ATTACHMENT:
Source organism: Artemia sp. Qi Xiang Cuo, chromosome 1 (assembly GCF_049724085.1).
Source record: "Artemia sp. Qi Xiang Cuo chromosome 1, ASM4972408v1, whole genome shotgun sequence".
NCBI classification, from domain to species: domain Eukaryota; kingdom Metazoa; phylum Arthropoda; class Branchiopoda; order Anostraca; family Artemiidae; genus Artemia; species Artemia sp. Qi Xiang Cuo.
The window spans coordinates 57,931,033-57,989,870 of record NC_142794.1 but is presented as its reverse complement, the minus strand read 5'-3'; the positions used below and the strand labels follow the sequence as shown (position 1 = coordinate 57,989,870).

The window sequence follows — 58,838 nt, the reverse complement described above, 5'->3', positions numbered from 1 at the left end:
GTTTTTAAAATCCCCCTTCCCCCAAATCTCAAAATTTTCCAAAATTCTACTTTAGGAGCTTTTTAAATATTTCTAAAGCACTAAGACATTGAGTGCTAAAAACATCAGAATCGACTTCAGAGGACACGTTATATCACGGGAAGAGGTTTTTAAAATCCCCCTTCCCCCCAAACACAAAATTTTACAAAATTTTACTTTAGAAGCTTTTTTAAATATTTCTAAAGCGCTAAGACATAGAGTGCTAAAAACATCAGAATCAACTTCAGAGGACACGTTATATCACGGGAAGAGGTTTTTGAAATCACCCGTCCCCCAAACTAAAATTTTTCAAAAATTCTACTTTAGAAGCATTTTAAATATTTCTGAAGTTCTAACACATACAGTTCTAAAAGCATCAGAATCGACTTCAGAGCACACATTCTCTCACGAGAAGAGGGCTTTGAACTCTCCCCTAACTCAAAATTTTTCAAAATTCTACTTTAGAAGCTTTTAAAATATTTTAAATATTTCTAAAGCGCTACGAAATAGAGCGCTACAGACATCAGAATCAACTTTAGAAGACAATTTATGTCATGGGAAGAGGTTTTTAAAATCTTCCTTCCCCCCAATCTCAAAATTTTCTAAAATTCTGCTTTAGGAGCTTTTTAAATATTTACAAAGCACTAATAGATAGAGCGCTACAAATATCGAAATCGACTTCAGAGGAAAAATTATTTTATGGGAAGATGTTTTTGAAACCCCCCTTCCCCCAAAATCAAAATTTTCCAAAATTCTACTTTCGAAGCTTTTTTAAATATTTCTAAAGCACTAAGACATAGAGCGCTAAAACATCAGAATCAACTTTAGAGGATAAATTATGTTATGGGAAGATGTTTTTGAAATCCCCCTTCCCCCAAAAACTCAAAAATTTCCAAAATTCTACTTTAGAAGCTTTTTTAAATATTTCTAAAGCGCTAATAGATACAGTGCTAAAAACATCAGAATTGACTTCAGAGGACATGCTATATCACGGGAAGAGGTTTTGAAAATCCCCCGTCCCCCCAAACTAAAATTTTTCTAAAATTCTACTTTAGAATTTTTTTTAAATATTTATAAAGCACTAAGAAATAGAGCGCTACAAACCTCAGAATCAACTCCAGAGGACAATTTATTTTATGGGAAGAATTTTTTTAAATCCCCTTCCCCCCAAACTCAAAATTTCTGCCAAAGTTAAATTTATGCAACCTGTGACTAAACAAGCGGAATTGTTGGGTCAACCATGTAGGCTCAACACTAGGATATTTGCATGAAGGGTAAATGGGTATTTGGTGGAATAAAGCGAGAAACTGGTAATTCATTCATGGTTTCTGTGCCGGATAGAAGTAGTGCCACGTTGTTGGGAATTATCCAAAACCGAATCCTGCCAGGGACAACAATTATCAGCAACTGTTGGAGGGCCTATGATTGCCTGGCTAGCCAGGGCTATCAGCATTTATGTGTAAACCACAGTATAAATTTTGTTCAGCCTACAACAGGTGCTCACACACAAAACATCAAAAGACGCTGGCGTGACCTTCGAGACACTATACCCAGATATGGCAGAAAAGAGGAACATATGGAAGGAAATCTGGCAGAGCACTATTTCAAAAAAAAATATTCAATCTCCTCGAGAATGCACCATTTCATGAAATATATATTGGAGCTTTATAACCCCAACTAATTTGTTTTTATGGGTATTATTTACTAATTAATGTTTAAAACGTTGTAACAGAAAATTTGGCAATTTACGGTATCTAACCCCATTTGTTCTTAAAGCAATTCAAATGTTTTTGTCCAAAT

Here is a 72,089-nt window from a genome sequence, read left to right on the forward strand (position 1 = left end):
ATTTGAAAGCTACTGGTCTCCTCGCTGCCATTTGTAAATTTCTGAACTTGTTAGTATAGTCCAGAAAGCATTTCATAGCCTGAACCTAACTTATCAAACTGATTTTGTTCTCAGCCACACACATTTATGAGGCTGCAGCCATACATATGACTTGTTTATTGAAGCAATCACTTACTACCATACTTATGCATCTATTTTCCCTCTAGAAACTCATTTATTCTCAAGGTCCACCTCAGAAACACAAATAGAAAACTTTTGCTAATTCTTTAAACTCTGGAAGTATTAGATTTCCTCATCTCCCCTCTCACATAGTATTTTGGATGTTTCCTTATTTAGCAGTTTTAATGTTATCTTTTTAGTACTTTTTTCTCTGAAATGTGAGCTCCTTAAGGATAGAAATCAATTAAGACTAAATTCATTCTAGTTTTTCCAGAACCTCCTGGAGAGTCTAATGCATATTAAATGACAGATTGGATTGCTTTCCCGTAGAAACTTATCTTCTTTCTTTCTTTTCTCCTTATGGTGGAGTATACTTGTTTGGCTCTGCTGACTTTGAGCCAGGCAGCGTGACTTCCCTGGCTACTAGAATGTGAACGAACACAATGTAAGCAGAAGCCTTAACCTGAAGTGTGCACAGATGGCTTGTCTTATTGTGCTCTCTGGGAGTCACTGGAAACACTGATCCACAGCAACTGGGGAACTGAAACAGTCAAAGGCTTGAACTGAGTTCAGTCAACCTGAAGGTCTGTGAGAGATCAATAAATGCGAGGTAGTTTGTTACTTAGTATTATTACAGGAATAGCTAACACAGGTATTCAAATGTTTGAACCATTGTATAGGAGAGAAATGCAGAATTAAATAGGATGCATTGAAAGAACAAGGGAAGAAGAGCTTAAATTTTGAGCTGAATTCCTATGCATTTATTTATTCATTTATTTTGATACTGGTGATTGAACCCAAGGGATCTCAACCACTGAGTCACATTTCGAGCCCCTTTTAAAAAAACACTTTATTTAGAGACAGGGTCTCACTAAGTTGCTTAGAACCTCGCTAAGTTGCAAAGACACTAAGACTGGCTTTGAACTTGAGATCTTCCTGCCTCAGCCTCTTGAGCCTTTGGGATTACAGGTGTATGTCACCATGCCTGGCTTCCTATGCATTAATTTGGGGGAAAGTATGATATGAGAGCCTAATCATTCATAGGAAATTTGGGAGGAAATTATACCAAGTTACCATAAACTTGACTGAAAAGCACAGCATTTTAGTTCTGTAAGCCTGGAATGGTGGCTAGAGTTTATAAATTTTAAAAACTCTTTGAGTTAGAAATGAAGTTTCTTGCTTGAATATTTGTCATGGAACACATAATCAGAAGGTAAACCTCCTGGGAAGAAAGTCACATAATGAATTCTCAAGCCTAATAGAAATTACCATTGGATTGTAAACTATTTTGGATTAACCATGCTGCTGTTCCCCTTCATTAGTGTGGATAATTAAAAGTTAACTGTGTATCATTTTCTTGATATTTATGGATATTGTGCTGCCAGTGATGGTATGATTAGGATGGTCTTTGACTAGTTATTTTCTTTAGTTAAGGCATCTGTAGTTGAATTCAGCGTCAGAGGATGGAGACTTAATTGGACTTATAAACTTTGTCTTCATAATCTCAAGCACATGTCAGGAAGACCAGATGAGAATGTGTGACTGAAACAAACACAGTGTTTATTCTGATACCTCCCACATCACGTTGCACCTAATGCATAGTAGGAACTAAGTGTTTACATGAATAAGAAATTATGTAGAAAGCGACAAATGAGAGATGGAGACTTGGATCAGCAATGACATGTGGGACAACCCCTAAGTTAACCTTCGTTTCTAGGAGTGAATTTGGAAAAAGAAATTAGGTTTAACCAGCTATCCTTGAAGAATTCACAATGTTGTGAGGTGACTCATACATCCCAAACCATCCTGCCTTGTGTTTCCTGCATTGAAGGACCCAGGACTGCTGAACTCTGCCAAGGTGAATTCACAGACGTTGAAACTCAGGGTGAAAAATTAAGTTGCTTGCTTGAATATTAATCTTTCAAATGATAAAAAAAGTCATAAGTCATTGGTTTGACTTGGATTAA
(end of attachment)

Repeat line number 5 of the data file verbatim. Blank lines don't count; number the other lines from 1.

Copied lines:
The window sequence follows — 58,838 nt, the reverse complement described above, 5'->3', positions numbered from 1 at the left end: